Thanks for the feedback :) How do you feel about learning programming logic with both software? If you just focus on that aspect (without the ease of use) which one do you prefer?

Scratch is not so complex, so you dont have to be thinking about more than the costumes and the scripts. But in construct, you have more complex stuff, so I feel a little more confident with Scratch. But still think C2 is better
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Post » Thu Oct 27, 2016 5:23 am

I may be responding to this post too late, but I find myself very relevant to answer and appreciate this question.

I've taught Scratch for around 5 years, to Ages: 6 to 18 (currently, I am teaching Scratch as a starter for "Introduction to Programming" at University level... if you might know Harvard University does the same!)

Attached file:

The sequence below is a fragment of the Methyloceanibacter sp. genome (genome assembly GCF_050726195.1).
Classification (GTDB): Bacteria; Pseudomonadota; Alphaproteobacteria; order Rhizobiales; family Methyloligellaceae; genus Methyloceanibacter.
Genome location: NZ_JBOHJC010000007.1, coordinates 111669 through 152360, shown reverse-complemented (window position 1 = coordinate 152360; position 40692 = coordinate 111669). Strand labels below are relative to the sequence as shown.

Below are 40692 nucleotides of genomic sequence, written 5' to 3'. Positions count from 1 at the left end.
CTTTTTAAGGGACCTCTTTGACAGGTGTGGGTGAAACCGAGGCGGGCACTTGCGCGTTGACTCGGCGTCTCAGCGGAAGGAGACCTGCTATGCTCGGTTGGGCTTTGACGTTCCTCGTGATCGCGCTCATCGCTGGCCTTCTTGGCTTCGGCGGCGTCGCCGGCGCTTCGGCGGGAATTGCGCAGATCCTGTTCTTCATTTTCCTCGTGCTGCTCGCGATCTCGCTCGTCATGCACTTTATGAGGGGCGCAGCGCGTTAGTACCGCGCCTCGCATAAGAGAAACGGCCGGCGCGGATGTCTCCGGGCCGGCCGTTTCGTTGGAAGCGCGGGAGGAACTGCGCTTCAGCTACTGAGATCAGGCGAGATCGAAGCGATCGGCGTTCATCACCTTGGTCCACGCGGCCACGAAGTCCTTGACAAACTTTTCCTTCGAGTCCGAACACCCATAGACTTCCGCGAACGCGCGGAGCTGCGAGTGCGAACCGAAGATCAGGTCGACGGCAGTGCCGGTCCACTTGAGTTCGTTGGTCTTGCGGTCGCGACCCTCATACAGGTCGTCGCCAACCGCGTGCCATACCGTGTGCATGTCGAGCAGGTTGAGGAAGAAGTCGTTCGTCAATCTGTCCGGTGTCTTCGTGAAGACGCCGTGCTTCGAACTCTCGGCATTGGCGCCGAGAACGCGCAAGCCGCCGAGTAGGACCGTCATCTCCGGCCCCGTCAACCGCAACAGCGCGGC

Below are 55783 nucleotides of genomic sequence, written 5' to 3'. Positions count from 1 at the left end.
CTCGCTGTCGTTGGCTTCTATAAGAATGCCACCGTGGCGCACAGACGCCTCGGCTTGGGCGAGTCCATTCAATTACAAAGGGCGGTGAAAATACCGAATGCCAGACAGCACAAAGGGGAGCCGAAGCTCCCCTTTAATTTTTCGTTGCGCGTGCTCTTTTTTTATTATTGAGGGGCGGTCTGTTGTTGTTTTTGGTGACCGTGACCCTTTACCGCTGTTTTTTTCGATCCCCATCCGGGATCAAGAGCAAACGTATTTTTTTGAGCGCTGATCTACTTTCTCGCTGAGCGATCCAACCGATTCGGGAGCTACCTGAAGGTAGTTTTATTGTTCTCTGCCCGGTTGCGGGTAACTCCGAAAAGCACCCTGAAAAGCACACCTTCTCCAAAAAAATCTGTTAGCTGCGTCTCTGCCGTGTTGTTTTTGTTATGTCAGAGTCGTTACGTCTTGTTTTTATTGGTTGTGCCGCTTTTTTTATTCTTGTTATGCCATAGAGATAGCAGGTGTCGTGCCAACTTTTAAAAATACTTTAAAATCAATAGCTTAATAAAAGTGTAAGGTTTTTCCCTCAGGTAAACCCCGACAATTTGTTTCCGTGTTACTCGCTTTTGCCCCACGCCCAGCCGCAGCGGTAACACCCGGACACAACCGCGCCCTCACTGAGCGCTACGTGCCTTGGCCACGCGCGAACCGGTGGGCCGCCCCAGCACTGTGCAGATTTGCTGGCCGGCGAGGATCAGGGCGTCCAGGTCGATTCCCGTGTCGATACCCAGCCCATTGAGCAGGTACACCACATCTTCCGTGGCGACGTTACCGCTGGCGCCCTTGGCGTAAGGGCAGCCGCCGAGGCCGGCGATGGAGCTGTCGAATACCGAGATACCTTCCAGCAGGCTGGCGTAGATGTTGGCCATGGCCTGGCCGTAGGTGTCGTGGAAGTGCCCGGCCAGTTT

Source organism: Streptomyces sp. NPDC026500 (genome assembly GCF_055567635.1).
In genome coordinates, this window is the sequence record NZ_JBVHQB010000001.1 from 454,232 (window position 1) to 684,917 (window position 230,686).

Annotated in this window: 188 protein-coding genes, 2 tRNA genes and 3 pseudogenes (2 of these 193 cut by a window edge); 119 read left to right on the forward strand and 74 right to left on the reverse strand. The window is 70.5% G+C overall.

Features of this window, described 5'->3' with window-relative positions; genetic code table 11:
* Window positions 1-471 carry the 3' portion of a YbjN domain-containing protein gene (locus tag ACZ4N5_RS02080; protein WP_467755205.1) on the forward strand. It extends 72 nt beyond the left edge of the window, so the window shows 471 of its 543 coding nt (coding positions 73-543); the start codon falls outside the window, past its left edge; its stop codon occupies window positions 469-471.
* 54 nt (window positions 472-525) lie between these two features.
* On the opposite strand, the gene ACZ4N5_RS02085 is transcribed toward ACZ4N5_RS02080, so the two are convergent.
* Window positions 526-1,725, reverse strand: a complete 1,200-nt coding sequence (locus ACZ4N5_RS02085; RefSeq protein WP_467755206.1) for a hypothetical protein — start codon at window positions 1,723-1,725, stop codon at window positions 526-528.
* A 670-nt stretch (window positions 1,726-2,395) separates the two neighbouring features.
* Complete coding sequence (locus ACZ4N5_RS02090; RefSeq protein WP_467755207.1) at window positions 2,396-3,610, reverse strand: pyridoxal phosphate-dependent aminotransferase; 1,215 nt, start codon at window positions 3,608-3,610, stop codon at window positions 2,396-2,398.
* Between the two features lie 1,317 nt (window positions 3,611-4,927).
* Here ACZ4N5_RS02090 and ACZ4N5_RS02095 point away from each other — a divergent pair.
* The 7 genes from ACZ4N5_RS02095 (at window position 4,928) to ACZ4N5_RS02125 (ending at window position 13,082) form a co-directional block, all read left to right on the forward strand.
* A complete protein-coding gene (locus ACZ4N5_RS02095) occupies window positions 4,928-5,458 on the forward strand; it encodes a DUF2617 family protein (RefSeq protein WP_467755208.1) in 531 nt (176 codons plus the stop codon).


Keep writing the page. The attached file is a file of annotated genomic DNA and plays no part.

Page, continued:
I've also taught Construct 2 for around 2 years to similar age group, mostly younger ones.

Based on my years of usage and teaching experience for both softwares: Scratch, the way the programming flow works, it resembles any other syntax based programming (top to bottom), similar loop/if/else structure. I think if "Teaching Programming" is the aim, then I would go for Scratch despite its poor FPS and lack of game-making simplicity.